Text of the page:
Signed Gillo Pontecorvo, Italian filmmaker close to the Communist Party, The Battle of Algiers is filmed three years after Algerian independence. Its scenario is inspired by a book of memories of Yacef Saâdi, former leader of the FLN. Through the figure of Ali la Pointe, he retraces the struggle between Algerian nationalist militants and the French army, when the men of the 10th parachute division commanded by General Massu landed in Algiers, who had come to restore order in the Kasbah. Censored in France, considered propagandist (it will remain censored on French television until 2004), it has become a cult film in Algeria. Widely shown in cinemas and on television (twice a year, on November 1 to commemorate the outbreak of the revolution in 1954, and on July 5, the date of commemoration of independence in 1962), The Battle of Algiers marked a whole generation of Algerians who knew the dialogues by heart or replayed the scenes as children. This documentary retraces the story of this shooting. (The History Factory, 52 min)

  • To be twenty years old in the Aurès, by René Vautier (1972)

Figure of militant cinema, director among the most censored in France but little known to the general public, René Vautier (1928-2015) was involved as a filmmaker in the Algerian war. Ten years later, after having recorded nearly 800 hours of testimonies from 600 conscripts, he signed To be 20 years old in the Aurès. A film which tells the adventure of a commando of young people called Bretons, pacifists before their departure and that the war will transform. During this interview conducted in 2010, five years before his death, René Vautier looks back on the set of this film, shot in just 9 days, and which received the Grand Prix de la critique internationale at the Cannes Film Festival in 1972. (On the docks, 53 min)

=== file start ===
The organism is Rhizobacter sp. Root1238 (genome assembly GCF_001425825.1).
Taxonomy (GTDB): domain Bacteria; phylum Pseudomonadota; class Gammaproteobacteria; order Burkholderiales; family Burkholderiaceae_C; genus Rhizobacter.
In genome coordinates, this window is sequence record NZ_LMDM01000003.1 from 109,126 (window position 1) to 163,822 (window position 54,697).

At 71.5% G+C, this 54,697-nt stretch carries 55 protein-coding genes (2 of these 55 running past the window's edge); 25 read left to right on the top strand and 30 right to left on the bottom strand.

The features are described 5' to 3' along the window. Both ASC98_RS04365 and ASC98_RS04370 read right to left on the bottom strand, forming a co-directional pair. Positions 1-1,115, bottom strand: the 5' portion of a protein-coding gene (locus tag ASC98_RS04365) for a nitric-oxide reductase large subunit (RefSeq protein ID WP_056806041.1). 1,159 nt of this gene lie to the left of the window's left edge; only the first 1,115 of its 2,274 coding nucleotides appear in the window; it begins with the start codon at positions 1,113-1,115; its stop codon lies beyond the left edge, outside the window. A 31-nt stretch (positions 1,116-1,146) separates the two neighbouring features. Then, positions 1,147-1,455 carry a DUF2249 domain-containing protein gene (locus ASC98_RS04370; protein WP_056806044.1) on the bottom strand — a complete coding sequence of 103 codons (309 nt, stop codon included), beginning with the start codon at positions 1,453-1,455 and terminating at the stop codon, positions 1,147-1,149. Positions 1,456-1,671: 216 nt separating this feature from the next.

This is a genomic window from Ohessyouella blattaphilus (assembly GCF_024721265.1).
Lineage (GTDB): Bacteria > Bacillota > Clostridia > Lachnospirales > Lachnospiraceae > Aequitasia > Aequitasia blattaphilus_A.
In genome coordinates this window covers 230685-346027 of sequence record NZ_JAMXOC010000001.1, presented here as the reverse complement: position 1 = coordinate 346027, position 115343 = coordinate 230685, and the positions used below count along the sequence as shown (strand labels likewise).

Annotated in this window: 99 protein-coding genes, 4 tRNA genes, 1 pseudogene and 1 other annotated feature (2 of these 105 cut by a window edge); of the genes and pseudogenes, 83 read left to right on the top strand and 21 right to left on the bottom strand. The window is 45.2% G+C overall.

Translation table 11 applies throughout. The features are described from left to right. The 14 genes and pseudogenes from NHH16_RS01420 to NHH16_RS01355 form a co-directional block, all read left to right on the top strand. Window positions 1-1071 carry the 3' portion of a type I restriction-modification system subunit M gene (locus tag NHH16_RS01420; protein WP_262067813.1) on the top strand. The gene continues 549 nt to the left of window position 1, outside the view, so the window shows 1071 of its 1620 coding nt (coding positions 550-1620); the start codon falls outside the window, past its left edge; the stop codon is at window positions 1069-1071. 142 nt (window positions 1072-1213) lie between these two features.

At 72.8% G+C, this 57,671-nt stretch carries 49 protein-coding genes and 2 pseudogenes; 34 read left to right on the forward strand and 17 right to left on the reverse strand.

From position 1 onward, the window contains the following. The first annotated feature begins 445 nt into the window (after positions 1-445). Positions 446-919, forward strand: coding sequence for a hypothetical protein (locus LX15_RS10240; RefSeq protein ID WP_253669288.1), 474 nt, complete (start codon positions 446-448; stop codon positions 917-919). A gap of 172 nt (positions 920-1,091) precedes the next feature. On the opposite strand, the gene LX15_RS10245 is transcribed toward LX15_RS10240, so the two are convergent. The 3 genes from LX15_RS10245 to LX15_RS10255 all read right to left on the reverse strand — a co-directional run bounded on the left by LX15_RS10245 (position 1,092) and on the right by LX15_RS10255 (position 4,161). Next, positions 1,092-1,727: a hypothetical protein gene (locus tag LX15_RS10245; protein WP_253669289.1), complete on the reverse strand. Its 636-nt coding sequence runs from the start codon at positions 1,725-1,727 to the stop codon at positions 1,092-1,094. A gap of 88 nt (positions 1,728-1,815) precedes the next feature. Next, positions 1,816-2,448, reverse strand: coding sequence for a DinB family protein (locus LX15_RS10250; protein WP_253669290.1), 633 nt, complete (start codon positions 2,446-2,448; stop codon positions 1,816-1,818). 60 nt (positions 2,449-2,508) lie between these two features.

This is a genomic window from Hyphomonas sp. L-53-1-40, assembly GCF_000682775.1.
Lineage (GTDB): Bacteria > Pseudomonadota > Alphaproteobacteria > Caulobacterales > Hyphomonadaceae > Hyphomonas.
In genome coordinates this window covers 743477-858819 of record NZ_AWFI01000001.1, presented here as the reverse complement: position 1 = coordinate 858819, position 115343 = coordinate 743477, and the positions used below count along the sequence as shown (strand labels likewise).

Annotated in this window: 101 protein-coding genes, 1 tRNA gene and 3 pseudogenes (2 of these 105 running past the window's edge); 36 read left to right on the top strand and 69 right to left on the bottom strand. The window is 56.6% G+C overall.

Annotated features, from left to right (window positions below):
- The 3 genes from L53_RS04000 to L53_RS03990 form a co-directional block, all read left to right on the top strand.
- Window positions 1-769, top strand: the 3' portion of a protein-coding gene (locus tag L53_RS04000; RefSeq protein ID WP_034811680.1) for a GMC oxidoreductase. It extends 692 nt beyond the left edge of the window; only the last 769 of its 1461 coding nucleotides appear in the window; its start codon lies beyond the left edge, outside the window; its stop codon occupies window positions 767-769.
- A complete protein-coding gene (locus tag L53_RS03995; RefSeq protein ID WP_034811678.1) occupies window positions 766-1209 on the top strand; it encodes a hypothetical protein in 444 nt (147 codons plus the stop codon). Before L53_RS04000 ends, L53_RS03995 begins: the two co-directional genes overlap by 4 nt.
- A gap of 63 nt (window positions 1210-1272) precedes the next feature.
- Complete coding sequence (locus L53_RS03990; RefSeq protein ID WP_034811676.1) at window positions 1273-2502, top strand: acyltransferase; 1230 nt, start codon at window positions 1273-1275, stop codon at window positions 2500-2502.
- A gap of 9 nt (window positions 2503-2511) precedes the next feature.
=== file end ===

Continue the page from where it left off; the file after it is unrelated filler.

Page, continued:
• RAS by Yves Boisset (1973)

After To be 20 years old in the Aurès by Rene Vautier, RAS is one of the very first French films to describe in detail the extremely violent daily life of French soldiers and their feeling that they are fighting an “absurd” war. From their landing in Algiers to the confrontation with death in the depths of a djebel, the film reflects the traumatic experience lived by a generation of conscripts. A film with a disturbing subject that some critics have compared to Full Metal Jacket by Stanley Kubrick (1987). During this interview, director Yves Boisset talks about the release of RAS, and on the censorship that forced him to cut many scenes. (A bare voice, 29 min)

  • The Nameless War, by Bertrand Tavernier and Patrick Rotman (1992)

Committed filmmaker, best known for his historical fiction films like The Beatrice Passion (1980) or Captain Conan (1996), Bertrand Tavernier (1941-2021) was one of the first to collect the words of former soldiers of the Algerian war in the documentary The Nameless War co-directed with Patrick Rotman. (Bad genres, 1h59)

  • Of Men, by Lucas Belvaux (2021)

Adapted from the novel by Laurent Mauvignier, Men shows the sudden emergence of the memory of the Algerian war within a French family, after more than thirty years of silence. And shows the way in which French society tried to turn the page after the trauma represented by this war, a repression which led the vast majority of conscripts to remain silent, on their return in 1962, about the violence committed or of which they were witnesses. During this interview, Lucas Belvaux explains that he wanted to make a restorative film, and, by confronting the points of view and experiences of the characters, to appease the speeches and the memories, almost sixty years after the end of the war of Algeria. (The Big Table, 27 mins)

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The Algerian War on screen